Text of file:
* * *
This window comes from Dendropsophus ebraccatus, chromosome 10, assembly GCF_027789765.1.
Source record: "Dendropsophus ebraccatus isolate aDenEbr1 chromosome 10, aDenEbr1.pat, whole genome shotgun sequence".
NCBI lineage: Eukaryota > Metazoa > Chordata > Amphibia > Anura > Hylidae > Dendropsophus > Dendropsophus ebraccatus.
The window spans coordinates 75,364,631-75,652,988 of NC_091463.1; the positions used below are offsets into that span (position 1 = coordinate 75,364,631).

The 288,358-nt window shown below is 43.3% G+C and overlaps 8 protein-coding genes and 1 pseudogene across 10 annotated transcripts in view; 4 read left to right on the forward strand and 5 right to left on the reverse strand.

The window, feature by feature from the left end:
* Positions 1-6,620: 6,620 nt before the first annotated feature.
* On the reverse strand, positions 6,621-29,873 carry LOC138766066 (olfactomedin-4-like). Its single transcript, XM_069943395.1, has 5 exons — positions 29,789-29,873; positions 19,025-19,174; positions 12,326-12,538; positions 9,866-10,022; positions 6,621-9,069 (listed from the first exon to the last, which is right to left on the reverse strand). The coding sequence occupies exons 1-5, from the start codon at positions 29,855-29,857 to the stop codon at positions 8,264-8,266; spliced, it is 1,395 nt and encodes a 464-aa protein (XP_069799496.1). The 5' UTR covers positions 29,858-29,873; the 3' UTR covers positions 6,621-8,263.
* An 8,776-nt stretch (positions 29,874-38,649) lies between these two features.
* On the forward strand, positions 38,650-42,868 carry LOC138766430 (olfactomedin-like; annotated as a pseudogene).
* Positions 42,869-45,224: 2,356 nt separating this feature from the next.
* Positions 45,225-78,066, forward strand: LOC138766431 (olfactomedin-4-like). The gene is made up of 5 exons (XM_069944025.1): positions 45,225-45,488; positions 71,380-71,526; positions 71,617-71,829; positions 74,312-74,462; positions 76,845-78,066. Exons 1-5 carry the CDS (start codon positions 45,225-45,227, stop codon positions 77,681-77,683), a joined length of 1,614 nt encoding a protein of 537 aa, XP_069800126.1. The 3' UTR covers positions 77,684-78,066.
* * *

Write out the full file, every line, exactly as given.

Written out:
This window comes from Dendropsophus ebraccatus, chromosome 10, assembly GCF_027789765.1.
Source record: "Dendropsophus ebraccatus isolate aDenEbr1 chromosome 10, aDenEbr1.pat, whole genome shotgun sequence".
NCBI lineage: Eukaryota > Metazoa > Chordata > Amphibia > Anura > Hylidae > Dendropsophus > Dendropsophus ebraccatus.
The window spans coordinates 75,364,631-75,652,988 of NC_091463.1; the positions used below are offsets into that span (position 1 = coordinate 75,364,631).

The 288,358-nt window shown below is 43.3% G+C and overlaps 8 protein-coding genes and 1 pseudogene across 10 annotated transcripts in view; 4 read left to right on the forward strand and 5 right to left on the reverse strand.

The window, feature by feature from the left end:
* Positions 1-6,620: 6,620 nt before the first annotated feature.
* On the reverse strand, positions 6,621-29,873 carry LOC138766066 (olfactomedin-4-like). Its single transcript, XM_069943395.1, has 5 exons — positions 29,789-29,873; positions 19,025-19,174; positions 12,326-12,538; positions 9,866-10,022; positions 6,621-9,069 (listed from the first exon to the last, which is right to left on the reverse strand). The coding sequence occupies exons 1-5, from the start codon at positions 29,855-29,857 to the stop codon at positions 8,264-8,266; spliced, it is 1,395 nt and encodes a 464-aa protein (XP_069799496.1). The 5' UTR covers positions 29,858-29,873; the 3' UTR covers positions 6,621-8,263.
* An 8,776-nt stretch (positions 29,874-38,649) lies between these two features.
* On the forward strand, positions 38,650-42,868 carry LOC138766430 (olfactomedin-like; annotated as a pseudogene).
* Positions 42,869-45,224: 2,356 nt separating this feature from the next.
* Positions 45,225-78,066, forward strand: LOC138766431 (olfactomedin-4-like). The gene is made up of 5 exons (XM_069944025.1): positions 45,225-45,488; positions 71,380-71,526; positions 71,617-71,829; positions 74,312-74,462; positions 76,845-78,066. Exons 1-5 carry the CDS (start codon positions 45,225-45,227, stop codon positions 77,681-77,683), a joined length of 1,614 nt encoding a protein of 537 aa, XP_069800126.1. The 3' UTR covers positions 77,684-78,066.